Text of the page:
As regards relations between Europe and China, these are fundamental – on the economic level, of course, where trade between our two great economies has grown ever stronger over recent years, but also on the political one. Just over ten years ago, we established a strategic partnership between the European Union and China. The strategic dialogue launched in 2005 also signalled another milestone in the development of the Euro-Chinese partnership, but today I believe we have to go even further by stepping up our dialogue on all the major international issues and giving our cooperation a more concrete, more operational content. Europe and China must work together more, particularly on organizing globalization.


Q. – In the post-crisis period, some signs of recovery seem to signal the end of the global recession, what is your analysis of the global economic situation? You called, in the United States and the Davos forum in Switzerland, for a reform of global governance and financial regulation. What new model do you see for global governance?

THE PRESIDENT – We haven’t yet completely emerged from the crisis, even though the worst is probably behind us. Today all the indicators show that the global economy is moving again. It’s good news, but it mustn’t prevent us from learning all the lessons of this crisis, so that the same causes never again produce the same effects. We must definitively put an end to the irresponsible behaviour which took us to the edge of the precipice. This is why we have created the G20 and why we have launched an unprecedented reform of the international financial system.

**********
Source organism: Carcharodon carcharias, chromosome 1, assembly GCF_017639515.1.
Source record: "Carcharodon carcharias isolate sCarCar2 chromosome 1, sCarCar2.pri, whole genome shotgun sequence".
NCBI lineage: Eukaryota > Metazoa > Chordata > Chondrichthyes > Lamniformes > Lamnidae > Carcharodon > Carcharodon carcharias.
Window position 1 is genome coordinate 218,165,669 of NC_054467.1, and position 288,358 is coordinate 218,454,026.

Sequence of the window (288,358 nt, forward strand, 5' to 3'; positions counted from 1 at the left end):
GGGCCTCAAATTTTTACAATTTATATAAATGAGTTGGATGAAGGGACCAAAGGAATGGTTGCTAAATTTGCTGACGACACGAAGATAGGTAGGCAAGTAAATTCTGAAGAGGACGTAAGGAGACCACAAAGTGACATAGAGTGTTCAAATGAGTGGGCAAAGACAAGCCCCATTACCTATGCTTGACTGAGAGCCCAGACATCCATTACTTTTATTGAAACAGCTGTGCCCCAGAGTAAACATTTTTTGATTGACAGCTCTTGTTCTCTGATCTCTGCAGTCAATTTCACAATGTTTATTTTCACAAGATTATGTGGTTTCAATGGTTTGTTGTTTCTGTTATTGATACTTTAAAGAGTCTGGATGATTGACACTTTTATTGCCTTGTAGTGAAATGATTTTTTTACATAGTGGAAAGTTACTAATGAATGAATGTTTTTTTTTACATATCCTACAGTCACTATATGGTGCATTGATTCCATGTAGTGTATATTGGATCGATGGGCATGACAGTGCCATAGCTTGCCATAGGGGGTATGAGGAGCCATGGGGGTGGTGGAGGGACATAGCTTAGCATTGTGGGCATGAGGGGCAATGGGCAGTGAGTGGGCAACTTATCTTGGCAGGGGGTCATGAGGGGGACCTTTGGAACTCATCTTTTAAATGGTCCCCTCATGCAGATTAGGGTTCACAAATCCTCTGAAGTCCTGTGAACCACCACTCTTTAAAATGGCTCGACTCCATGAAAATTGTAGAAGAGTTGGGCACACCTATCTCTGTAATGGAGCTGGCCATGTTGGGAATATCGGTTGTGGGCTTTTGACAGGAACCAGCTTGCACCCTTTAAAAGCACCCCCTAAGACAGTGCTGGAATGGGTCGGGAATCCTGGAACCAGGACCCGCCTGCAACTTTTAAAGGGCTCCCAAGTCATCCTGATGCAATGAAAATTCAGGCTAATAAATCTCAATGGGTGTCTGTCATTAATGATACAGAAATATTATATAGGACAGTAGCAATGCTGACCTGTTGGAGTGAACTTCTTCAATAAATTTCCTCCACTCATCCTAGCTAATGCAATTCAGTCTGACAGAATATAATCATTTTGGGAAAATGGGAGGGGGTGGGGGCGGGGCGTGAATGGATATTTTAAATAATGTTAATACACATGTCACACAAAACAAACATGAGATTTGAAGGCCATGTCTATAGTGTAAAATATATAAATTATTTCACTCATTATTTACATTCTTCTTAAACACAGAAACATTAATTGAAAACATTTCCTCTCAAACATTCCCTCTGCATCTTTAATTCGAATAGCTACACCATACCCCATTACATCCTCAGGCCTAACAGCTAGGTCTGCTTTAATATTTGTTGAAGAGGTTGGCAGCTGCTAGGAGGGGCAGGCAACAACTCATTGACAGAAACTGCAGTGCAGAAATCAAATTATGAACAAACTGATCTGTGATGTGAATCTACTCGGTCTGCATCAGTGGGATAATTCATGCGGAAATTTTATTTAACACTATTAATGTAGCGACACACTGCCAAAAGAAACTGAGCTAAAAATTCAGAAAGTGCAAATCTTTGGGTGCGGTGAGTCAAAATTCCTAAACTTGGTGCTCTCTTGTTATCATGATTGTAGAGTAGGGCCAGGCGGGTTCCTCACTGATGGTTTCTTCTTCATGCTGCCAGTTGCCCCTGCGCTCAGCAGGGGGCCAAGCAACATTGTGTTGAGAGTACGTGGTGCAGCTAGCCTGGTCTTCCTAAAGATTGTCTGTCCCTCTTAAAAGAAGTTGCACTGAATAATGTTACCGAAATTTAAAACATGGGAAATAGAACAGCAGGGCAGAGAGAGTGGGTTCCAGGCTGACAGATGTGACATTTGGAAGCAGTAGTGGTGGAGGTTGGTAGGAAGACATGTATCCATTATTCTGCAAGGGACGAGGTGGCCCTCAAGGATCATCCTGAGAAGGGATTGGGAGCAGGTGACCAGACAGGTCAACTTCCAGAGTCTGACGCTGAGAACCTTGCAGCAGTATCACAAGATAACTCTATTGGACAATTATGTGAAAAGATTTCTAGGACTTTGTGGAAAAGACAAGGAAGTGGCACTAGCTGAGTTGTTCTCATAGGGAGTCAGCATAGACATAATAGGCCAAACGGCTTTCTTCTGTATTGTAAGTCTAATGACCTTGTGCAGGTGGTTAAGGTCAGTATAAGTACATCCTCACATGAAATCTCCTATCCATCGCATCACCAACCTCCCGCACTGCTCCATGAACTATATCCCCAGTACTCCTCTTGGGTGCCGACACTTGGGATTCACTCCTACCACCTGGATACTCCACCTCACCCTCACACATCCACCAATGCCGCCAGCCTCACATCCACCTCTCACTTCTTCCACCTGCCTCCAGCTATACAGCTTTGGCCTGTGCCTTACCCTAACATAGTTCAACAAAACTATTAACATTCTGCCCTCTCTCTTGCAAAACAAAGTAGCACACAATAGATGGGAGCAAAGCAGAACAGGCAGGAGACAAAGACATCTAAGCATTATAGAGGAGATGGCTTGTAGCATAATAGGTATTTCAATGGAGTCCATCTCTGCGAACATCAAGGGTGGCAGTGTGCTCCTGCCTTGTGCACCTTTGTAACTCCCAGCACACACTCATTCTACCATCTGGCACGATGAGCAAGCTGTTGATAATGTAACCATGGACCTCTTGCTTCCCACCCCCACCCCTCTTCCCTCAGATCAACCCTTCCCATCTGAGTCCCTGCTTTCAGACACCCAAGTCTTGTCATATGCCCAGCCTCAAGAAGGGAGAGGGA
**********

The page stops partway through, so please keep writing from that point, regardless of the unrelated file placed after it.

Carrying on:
First of all, financial regulation. The Washington, London and Pittsburgh summits brought some historic advances. The measures we adopted at the three summits would quite simply have been unimaginable a year and half ago: supervision of all financial establishments, including rating agencies and hedge funds which until then had totally escaped it; unprecedented development of the fight against tax havens; control of pay packages, particularly traders’ bonuses, which must no longer encourage excessive risk-taking. We have also launched the reform of accounting and prudential standards, which hadn’t prevented the crisis and had even accentuated its effects.